Benny was a little harried (it had obviously been a long day and he rushed to the bus right after our picture together.) Björn was very nice staying for a bit of time, signing autographs, posing for photographs and answering questions about what was next for them. (The answer: Kristina! in English.) He was sincerely incredulous that some of us had travelled from the four corners of the United States to be there and was truly surprised when I gave him my business card and told him to look up my web page on the Internet. He laughed and couldn't believe there was an ABBA web page. (He should only know.)
The next day, after a leisurely brunch, twelve ABBAnatics set out to invade the small town of Lindstrom where the second performance of Kristina! was to be held in the Chisago Lakes High School Gym Auditorium. Before the matinee, we visited the statue of Karl and Kristina Oskar where a beautiful woman of about 80 years young (no joking!) preceded to take the same picture twelve times so everyone of us could have our own copy in our own camera. She was a joy! And the three octogenarian friends she kept waiting in the car couldn't stop laughing.
After the statue we went to find The Benny and Björn Trail. We had been told that a street was to be renamed for the two men. We found this street nowhere. We did find, though, the Karl Oskar House. Now, as Karl Oskar is a fictional character, you might ask, how does he have a house? Well, this is the house that Vilhelm Moberg used to visualize what Karl Oskar's house would have looked like. Moberg is the author of the series of novels, The Emigrants, Unto A Good land, The Settlers and The Last Letter Home, upon which Kristina Fran Duvemala is based.
The docent of this museum told us that the renaming had actually taken place the day before. We were a bit disappointed for having missed it but our spirits rose when we left the house, turned left and saw the newly-raised sign proclaiming - The Benny and Björn Trail! At least, we could get pictures by the sign.
As my picture was being taken I said, "This sign is loose. It comes out of the ground. I could take this home." I pulled the sign from the ground. I felt like Lucy Ricardo when she was stealing John Wayne's footprints from Grauman's Chinese Theatre. At that point someone yelled, "Here comes the bus! Put the sign back." It was, in fact, the Benny and Björn bus; the one they were using to drive around town all weekend! THE DOCENT WAS WRONG. The renaming was actually today. Right now. I shoved the sign back in the ground and casually started humming and looking at the beautiful yellow wildflowers on the side of the road. If they asked, I had my alibi. "The sign? Loose? I don't know but aren't these beautiful flowers."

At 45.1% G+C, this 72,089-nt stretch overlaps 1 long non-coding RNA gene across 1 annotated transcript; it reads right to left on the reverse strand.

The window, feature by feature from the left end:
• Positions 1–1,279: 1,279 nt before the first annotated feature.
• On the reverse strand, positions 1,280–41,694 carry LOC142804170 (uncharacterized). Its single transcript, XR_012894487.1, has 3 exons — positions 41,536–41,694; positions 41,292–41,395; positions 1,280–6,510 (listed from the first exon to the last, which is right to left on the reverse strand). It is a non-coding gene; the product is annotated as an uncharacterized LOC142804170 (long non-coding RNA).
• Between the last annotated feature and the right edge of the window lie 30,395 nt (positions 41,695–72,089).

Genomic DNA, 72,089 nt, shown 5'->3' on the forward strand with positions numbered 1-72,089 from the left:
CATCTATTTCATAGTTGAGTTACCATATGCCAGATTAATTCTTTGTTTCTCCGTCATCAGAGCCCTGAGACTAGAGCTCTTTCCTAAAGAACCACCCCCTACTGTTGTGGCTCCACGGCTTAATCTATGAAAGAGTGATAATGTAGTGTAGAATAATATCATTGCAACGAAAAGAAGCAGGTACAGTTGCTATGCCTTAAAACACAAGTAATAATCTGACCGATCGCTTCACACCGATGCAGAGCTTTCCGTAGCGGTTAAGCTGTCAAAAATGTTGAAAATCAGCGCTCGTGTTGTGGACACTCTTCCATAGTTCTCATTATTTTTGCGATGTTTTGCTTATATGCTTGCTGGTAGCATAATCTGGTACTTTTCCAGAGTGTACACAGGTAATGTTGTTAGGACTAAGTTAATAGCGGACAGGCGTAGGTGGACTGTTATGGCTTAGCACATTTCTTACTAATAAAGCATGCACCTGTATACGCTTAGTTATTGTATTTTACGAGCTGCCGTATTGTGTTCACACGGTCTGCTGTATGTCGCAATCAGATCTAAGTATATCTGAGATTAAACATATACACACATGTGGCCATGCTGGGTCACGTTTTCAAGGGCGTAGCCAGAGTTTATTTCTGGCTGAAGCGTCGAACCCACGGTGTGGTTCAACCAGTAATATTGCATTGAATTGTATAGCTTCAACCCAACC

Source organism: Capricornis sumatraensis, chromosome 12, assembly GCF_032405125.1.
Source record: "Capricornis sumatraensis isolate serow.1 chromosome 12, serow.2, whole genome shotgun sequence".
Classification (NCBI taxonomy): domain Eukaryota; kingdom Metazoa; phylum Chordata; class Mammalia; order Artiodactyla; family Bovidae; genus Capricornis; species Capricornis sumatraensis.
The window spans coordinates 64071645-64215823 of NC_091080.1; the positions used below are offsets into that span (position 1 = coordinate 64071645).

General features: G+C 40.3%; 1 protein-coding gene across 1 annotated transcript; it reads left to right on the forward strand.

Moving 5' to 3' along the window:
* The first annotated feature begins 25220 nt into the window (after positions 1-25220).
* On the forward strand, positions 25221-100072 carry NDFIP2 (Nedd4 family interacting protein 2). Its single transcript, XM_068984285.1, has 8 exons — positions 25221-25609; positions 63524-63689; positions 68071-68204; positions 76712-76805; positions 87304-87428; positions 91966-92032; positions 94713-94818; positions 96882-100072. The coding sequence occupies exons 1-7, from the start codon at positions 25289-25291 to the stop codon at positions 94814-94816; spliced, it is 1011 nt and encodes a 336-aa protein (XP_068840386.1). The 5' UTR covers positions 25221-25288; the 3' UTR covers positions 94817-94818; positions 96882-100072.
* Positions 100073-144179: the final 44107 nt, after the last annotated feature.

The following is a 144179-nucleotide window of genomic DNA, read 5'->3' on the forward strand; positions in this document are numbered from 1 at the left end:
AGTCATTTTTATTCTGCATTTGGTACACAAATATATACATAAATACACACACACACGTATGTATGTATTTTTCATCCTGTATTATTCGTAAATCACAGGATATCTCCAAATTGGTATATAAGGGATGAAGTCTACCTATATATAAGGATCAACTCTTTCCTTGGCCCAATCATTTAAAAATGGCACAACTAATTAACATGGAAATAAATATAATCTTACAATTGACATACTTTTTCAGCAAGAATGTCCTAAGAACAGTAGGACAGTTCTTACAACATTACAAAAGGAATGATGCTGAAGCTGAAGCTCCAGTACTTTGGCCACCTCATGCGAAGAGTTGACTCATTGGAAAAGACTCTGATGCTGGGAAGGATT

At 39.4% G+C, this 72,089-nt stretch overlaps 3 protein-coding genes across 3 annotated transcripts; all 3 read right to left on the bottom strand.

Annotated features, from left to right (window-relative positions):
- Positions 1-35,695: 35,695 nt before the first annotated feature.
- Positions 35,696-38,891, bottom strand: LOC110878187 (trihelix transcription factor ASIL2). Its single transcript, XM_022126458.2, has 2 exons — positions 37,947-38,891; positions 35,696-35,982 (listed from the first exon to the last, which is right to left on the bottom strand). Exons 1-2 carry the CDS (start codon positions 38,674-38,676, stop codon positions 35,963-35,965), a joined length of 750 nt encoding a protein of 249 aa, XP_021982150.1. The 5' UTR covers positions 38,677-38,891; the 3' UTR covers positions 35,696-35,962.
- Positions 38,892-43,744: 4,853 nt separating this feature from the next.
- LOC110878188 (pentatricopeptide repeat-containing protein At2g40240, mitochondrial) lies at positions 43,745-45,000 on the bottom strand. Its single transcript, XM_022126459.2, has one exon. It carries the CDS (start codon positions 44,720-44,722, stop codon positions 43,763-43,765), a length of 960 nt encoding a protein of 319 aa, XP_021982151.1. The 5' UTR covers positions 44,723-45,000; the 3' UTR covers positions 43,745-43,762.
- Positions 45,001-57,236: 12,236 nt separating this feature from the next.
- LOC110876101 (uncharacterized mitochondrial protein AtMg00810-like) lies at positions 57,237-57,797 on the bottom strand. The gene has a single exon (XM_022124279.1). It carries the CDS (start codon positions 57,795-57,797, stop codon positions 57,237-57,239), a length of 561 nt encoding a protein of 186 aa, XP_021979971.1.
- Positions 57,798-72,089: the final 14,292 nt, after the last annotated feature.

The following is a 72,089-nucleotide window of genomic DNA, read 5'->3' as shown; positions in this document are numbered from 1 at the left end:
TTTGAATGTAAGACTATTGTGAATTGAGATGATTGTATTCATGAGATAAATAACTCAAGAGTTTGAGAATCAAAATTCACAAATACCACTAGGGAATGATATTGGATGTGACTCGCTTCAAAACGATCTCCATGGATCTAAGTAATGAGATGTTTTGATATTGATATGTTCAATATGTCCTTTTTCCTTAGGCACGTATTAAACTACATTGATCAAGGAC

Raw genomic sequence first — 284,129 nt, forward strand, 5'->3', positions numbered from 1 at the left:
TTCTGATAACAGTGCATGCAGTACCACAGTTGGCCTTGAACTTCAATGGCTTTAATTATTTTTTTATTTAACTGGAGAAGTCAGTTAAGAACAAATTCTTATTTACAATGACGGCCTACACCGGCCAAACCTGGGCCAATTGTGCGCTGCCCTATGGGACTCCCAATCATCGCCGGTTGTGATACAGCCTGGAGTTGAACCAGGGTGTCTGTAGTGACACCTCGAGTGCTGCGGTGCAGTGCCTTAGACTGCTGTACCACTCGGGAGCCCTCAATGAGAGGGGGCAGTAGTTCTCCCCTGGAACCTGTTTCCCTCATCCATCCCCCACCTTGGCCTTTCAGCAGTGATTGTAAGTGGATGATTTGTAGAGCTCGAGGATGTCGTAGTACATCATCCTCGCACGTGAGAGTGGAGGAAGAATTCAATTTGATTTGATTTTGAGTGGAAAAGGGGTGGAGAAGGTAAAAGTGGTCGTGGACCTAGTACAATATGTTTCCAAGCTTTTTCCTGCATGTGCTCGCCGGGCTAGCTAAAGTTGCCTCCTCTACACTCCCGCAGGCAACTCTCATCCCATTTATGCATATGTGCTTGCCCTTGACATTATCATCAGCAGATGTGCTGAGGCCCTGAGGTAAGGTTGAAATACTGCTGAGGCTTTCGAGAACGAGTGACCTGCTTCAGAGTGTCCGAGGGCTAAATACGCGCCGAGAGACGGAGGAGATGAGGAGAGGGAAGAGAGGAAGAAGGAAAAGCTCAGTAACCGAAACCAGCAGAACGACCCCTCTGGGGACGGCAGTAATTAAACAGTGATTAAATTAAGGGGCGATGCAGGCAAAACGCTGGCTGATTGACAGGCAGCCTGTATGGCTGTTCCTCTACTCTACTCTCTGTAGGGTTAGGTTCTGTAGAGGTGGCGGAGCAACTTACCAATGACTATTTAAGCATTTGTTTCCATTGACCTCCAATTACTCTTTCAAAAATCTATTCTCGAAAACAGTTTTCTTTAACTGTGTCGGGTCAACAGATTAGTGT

All weekend long Swedish television was following Benny and Björn around filming a documentary about Kristina and the trip. Indeed, they were here too but I managed to slip between the legs of one of the cameramen to get a few shots of Benny and Bjorn cutting the red ribbon.
From the trail, we went to Chisago Lakes High School Gym Auditorium for performance number two. I don't know how the performers did it! The gymnasium had no air conditioning on the one day of the year Minnesota hit about 80 degrees (or so it felt like it). Personally, I had to leave the auditorium and watch and listen from outside. It was worth it to be able to breathe.
After the performance, like ABBA, the ABBAnatics split up. Paul, Laszlo and I went to Taylor Falls, a beautiful section of the state which is in reality a tributary into the Mississippi River. As the picture shows, our day ended with a beautiful sunset. (What do you want from a camera I got free with my subscription to TIME magazine?) The next day in the airport I read the review in the Minneapolis Star Tribune which included the following quotes:
I have seen the future of music [sic] theater and its name is 'Kristina'.
...an engaging, emotionally charged - and at times haunting - piece of work
...a seamless web of Swedish folk music, rock idioms and classical resonances
...mature and theaterwise.
I stepped onto the plane awash in chinchilla and mink.